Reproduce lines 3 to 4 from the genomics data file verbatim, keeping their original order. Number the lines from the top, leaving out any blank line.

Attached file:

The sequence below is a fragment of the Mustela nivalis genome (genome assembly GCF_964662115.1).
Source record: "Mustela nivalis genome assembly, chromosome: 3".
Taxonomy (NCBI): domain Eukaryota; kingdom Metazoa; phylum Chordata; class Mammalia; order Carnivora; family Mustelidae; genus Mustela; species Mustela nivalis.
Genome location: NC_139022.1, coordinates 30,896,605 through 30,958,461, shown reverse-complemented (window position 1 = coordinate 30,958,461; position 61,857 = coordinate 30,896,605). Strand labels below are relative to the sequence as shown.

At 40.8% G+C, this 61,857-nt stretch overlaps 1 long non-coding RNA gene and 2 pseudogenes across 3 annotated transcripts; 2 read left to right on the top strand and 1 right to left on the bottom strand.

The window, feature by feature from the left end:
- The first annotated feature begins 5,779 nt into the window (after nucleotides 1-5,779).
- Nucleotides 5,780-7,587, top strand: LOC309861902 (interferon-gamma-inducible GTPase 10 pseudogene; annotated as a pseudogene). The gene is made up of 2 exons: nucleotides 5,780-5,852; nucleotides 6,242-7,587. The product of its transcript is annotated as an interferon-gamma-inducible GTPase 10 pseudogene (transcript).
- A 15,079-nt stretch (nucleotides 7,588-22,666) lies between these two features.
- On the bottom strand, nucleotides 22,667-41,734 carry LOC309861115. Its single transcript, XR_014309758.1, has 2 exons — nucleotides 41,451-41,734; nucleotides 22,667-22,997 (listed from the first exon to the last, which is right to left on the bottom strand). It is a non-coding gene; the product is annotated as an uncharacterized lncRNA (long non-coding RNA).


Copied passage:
Taxonomy (NCBI): domain Eukaryota; kingdom Metazoa; phylum Chordata; class Mammalia; order Carnivora; family Mustelidae; genus Mustela; species Mustela nivalis.
Genome location: NC_139022.1, coordinates 30,896,605 through 30,958,461, shown reverse-complemented (window position 1 = coordinate 30,958,461; position 61,857 = coordinate 30,896,605). Strand labels below are relative to the sequence as shown.